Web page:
Are You Measuring The Right Thing?

In a conversation with my financial advisor the other night I asked him why he thought brands advertise. His response was “to get people to try the product”. He couldn’t be more correct. The role of advertising is to generate trial, break penetration into households that have not previously purchased the brand.  We should measure our success based on how well we accomplish that, but in most cases we are not.

Over the last 20 years or so marketers have become enamored with marketing mix modeling in an effort to better understand the contribution of every effort against total sales. The modelers will tell you precisely what percent of sales for the year each effort contributed. It sounds like a good concept but in practice it doesn’t really work. Every market mix modeling exercise I have ever seen analyzes advertising impact against total sales. If advertising’s role is to generate trial for new products and penetration for existing ones why are we measuring its success vs. total sales? We end up undervaluing the impact of advertising and overvalue the impact of in-store promotions.

The modelers are counting every transaction as it crosses the scanner at retail. The model cannot distinguish between the first sale, the second, third or fourth by an individual buyer.  If a product is purchased four times in a year by an ad driven new buyer the model is understating the ads impact by 75%. The ad is only responsible for the first sale. The product performance/satisfaction is responsible for sales 2, 3 and 4. Why is this an important issue? Because sales promotion actually hurts the effect of advertising. Huh? Here’s how it works. Ads get people to consider buying without price incentives. If an ad driven potential new buyer is in the store they are going to take advantage of the price promotion that day. They will not ask to pay full price even though they were willing to before they got in the store. If it’s a repeat buyer whose first purchase was driven by an ad they may even pantry load, taking them out of the market for at least two cycles. The worst thing is since they bought on deal the model gives the in-store promotion the credit for making the sale—even the first one.

We now have the ability, with loyalty card data, to separate first time purchases from repeat ones. We can track not only total sales but the impact ads have on generating new customers. We can better understand individual users repeat rates. We can also test pricing strategies to determine if the in-store pricing is harming profitability/equity. If advertising’s role is to drive trial/penetration our single-minded focus should be on that. Ask yourself: “What am I doing today to bring in new customers?”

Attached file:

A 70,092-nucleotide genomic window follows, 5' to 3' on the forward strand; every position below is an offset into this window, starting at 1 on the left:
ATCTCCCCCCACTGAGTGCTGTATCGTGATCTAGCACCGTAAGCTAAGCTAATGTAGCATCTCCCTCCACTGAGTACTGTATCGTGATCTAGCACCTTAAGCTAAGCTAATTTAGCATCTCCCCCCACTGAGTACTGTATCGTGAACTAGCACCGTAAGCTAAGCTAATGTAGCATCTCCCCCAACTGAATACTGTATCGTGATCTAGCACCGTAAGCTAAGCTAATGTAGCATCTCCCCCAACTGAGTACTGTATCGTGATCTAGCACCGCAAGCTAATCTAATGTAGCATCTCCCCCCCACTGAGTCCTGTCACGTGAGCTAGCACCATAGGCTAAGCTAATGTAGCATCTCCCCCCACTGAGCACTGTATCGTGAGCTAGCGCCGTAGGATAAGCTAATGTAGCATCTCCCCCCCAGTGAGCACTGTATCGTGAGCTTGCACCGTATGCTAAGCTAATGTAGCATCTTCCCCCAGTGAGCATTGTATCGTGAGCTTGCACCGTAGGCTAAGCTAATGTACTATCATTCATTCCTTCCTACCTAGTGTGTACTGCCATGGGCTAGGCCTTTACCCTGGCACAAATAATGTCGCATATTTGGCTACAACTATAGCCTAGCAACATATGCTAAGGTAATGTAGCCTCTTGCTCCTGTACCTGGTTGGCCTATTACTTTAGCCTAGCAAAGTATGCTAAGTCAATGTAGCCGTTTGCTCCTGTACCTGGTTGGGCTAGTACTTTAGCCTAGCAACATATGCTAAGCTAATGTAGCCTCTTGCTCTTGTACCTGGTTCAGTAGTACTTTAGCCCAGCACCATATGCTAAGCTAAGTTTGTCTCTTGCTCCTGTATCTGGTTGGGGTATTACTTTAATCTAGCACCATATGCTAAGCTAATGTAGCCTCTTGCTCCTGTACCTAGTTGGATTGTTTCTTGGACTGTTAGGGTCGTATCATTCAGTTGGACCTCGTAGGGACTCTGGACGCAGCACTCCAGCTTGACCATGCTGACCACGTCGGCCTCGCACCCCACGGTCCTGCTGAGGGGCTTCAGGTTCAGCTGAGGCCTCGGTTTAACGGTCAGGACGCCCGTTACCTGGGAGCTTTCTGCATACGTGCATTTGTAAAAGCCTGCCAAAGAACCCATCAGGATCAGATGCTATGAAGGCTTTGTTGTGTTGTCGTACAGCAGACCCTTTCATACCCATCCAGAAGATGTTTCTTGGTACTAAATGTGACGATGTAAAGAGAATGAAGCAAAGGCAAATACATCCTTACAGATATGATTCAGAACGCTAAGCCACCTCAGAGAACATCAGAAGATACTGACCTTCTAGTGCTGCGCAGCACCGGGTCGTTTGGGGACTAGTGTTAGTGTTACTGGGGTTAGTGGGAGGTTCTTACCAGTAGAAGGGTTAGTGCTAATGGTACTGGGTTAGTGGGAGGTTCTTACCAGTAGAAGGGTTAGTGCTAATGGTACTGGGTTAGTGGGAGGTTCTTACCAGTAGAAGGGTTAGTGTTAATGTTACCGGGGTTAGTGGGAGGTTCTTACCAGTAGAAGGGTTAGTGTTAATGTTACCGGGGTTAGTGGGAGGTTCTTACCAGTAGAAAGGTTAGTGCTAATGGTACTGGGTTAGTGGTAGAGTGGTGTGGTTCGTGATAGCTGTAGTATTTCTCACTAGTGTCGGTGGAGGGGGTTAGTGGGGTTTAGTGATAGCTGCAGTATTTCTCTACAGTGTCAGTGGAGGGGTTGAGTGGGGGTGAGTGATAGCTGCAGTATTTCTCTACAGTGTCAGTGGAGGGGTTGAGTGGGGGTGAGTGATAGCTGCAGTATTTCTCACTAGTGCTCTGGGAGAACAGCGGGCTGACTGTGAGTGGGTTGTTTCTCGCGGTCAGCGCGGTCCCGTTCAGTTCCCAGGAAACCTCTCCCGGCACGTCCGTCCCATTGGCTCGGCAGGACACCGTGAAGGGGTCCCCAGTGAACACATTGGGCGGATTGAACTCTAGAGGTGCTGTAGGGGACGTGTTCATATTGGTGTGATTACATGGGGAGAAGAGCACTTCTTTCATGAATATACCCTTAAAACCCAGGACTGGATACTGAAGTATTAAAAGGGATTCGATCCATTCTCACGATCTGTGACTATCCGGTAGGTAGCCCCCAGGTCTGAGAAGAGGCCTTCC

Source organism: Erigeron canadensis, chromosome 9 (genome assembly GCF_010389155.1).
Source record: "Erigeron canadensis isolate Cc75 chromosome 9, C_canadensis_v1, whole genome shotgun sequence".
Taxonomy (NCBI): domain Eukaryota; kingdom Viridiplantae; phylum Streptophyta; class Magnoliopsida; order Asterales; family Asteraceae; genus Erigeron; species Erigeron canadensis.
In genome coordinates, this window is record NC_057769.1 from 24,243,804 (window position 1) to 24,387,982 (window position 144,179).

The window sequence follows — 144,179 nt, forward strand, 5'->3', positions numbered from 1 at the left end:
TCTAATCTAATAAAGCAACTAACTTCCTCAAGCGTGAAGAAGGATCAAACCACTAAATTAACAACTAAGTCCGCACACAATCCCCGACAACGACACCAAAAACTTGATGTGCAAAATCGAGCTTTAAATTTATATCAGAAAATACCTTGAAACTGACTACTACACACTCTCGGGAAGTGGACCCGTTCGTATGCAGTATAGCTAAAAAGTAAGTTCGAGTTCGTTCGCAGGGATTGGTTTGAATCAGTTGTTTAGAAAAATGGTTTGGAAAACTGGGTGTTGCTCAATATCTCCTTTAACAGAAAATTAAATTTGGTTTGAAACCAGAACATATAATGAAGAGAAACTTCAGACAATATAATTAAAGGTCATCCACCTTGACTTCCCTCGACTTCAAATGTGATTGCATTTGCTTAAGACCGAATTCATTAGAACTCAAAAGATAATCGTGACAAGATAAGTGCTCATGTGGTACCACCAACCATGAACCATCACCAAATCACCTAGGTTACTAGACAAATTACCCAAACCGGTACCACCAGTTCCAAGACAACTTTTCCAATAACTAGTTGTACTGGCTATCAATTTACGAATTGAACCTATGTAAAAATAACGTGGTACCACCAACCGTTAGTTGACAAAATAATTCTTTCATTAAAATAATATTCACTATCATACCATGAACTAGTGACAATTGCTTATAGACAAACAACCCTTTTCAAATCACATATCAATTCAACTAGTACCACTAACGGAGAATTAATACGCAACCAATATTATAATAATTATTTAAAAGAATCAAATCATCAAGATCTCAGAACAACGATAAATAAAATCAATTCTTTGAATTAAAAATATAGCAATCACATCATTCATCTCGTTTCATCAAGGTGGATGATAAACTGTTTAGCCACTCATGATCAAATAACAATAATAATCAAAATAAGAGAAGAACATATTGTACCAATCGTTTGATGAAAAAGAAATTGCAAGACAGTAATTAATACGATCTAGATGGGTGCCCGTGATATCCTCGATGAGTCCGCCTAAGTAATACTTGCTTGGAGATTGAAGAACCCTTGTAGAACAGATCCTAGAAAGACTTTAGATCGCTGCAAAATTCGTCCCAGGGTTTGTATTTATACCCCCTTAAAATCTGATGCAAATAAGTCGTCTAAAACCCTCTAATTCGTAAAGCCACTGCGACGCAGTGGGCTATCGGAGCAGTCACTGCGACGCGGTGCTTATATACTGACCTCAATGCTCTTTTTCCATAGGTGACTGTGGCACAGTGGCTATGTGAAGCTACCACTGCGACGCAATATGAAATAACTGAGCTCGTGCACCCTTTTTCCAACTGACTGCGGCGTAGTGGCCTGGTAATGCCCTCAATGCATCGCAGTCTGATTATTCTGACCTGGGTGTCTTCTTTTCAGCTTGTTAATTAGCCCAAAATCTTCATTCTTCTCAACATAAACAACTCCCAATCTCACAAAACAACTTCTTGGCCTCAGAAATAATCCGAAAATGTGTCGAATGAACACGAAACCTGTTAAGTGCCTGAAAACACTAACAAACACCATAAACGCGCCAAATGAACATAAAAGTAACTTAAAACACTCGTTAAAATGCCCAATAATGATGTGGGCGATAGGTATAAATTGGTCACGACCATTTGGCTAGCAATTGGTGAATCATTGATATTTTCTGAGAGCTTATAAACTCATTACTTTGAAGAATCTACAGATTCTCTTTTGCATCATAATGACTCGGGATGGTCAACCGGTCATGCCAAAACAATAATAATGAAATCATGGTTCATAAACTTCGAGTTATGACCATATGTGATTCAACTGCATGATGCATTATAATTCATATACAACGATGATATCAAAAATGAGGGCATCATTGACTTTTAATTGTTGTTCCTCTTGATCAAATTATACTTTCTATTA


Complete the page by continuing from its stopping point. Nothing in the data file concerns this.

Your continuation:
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9 thoughts on “Are You Measuring The Right Thing?

  1. Dale Gilliam says:

    Great post! I agree that the modeling shouldn’t be done simply on sales. My perspective on modeling is that it should be an on-going process rather than a template — which means that there should be guidelines about what variables to use, but that there are always exceptions.

    Very thought provoking post! Thanks!

  2. Peggy says:

    Updated Commentary by Peggy. please replace original

    I find the commentary very interesting and in line with my perspective of traditional marketing. In my years of selling advertising, merchandising, point-of-sale, and pricing, I have always felt the evaluation of total purchases and sales to be misleading. I agree with your assessment, and technology has certainly given us a better measure of first time buyers by location. The data we still are not sure of unless there is a questionnaire (not likely) is has the customer purchased the product somewhere else prior. Although understanding initial venue purchase behavior is of value, would not it be even better to know actual first time conversion to a Brand. Even more complicated to assess is the value of Experiential Marketing and its measurement of success. I appreciate any feedback you have relative to this tactic and how you would utilize the tool and evaluate results.